AUSTIN, Texas (AP) — Concealed handguns would be prohibited inside University of Texas dorms in most cases — but allowed in classrooms — under recommendations sent to the school president Thursday under the state’s pending campus-carry law.
Public universities were told to draw gun-zone maps, but ordered not to ban weapons from an entire campus, under a law taking effect in August that will allow people with concealed handgun licenses to bring their weapons into school buildings. Lawmakers approved the law despite strong opposition from students and faculty, including some who threatened to quit or sue if guns were allowed in classrooms.
Even University of Texas Chancellor William McRaven — a former admiral and head of U.S. special forces who directed the raid that killed Osama Bin Laden — has said it would make his Austin campus less safe.
A university spokeswoman said McRaven wasn’t immediately available to comment on the recommendations. In a statement from the school, deputy Chancellor David Daniel said the “ultimate goal is to comply with the law, while providing the safest possible environment for students, faculty, staff and visitors to UT campuses.”
The recommendations need to be reviewed by the campus’ president, Greg Fenves, before he sends them to the Board of Regents for approval.
The working group that developed the recommendations for the Austin campus was comprised of faculty, staff, students, alumni and a parent representative, including some gun owners and concealed-carry license holders. The group released a statement saying members agreed with the “overwhelming sentiment on campus” to keep guns out of classrooms, but ultimately decided to allow it.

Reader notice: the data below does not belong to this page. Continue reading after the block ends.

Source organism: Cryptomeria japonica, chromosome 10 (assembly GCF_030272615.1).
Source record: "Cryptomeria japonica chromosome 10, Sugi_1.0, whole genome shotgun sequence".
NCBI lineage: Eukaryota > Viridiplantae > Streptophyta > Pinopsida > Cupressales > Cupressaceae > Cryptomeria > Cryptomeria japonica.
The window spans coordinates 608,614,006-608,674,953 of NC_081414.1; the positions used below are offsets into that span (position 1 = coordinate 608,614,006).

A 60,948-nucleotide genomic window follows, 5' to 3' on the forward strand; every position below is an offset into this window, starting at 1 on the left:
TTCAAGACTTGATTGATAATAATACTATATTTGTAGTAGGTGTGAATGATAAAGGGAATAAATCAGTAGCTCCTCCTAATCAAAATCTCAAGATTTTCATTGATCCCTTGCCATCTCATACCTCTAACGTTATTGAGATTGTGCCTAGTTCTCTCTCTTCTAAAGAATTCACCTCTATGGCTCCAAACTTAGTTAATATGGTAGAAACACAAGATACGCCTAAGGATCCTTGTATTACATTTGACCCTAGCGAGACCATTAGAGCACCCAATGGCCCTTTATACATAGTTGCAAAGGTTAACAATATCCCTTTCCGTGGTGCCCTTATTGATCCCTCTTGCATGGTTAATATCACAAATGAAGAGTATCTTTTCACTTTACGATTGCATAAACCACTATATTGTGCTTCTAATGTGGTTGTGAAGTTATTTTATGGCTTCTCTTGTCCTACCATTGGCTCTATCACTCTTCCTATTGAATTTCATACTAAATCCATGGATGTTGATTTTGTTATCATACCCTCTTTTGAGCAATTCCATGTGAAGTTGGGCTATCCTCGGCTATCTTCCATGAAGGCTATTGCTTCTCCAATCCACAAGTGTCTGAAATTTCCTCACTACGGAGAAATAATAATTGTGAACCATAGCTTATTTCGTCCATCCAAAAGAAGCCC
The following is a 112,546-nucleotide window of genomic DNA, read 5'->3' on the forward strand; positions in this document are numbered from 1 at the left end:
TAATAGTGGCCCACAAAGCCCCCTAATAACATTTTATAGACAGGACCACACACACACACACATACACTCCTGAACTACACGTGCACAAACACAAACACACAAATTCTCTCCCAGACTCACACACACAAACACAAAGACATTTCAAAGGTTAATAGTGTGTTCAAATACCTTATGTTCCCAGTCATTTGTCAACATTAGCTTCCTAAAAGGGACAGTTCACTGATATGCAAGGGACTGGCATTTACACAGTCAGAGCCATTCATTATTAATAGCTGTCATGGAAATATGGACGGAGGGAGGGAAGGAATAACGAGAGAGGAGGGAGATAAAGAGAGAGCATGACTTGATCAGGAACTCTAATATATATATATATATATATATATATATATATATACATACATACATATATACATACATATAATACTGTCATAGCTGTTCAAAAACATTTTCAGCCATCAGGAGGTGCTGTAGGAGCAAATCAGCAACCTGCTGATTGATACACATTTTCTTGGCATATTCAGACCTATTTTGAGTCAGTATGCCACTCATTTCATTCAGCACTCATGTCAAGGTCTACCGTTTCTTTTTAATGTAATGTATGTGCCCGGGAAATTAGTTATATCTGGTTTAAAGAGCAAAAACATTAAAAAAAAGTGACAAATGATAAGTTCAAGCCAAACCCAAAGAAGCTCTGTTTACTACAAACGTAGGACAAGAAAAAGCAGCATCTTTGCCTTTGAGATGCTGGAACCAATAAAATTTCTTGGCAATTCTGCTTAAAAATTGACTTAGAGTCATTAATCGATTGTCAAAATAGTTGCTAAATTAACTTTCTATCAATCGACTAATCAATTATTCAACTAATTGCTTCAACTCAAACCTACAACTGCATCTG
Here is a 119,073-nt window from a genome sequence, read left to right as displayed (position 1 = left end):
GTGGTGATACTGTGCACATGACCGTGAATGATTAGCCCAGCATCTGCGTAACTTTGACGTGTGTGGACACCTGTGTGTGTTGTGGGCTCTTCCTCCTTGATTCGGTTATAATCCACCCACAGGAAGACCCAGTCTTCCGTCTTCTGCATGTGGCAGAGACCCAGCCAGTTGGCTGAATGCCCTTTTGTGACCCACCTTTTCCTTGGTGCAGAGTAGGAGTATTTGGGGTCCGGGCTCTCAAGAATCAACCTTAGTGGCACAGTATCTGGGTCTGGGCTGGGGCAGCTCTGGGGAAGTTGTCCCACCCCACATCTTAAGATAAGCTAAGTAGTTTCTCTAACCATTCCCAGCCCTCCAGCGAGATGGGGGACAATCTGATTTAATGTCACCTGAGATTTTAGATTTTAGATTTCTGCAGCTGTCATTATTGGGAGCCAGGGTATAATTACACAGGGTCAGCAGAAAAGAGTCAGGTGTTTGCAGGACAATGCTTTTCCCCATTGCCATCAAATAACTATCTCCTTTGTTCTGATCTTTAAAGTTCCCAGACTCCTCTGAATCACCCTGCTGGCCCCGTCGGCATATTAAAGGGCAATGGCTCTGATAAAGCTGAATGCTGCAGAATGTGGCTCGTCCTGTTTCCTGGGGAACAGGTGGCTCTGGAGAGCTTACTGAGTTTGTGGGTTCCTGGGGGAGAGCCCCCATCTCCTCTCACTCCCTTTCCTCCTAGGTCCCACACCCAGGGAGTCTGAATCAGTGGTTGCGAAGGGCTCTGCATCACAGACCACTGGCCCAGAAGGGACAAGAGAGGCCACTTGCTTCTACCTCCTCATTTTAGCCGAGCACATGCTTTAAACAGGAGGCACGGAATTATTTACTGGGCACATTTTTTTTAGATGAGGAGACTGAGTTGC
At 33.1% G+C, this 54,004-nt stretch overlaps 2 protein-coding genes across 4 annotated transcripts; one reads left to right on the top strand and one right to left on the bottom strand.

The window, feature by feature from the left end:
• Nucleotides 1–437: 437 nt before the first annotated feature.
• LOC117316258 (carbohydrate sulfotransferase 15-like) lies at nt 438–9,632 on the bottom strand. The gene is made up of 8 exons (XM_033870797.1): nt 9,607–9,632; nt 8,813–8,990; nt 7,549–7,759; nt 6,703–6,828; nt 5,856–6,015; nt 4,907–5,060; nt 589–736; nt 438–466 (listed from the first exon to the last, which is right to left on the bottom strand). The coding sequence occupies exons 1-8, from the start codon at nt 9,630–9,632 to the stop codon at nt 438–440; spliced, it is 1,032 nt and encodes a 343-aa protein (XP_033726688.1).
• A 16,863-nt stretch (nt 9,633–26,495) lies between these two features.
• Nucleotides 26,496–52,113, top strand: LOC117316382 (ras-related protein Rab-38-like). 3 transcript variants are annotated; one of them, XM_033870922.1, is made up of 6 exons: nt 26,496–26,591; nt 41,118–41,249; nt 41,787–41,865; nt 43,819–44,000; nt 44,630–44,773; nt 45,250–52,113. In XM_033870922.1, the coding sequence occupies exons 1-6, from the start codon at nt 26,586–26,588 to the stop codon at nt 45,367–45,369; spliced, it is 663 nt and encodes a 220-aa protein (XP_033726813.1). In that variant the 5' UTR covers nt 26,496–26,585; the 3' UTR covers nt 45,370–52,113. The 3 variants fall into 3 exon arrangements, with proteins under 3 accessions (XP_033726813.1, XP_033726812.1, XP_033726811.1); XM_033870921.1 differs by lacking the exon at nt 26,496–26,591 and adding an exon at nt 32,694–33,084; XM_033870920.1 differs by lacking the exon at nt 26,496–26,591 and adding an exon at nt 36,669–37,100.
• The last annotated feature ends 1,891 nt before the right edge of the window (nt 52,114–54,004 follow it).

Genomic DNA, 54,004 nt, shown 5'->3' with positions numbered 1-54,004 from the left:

University law professor Steve Goode, who led the working group, said banning guns from classrooms would be considered a blanket ban specifically prohibited by the new law.
“Keeping them out of on-campus residence halls is a tiny sliver of our population. Classrooms affect 50,000 students,” Goode said.
In banning guns from dorms, the group noted that most residents are under 21, the minimum age to get a concealed handgun permit. But visiting parents with concealed-gun licenses would be allowed to carry. The recommendations also suggest banning guns from campus health centers, child care facilities, certain laboratories and activities involving children.
License holders would have to keep guns in a holster. The panel decided against a requirement to keep guns in lockers, saying that increased the chance of accidental discharge.
State law already bans guns from college sporting events.
The flagship campuses of the Texas A&M and Texas Tech university systems have not yet released their campus gun maps.
State lawmakers approved the campus guns measure in May. Private universities were allowed to maintain their bans.
Advocates of the new law insist the right to carry guns on campus falls under the Second Amendment, and they call it a critical self-defense measure. Opponents and supporters cite the 1966 mass shooting at the University of Texas, when Charles Whitman killed 16 people and wounded dozens more from his perch atop the campus clock tower.
Texas is among eight states with provisions allowing concealed weapons on public postsecondary campuses, along with Colorado, Idaho, Kansas, Mississippi, Oregon, Utah and Wisconsin.
Release of the University of Texas gun recommendations came a day after pro-gun rights groups announced they would move a planned mock mass shooting on Saturday to an area off campus. The groups initially said they would conduct the protest — with cardboard guns and fake blood on “victims” — on campus, but were warned by school officials they could be charged with criminal trespassing.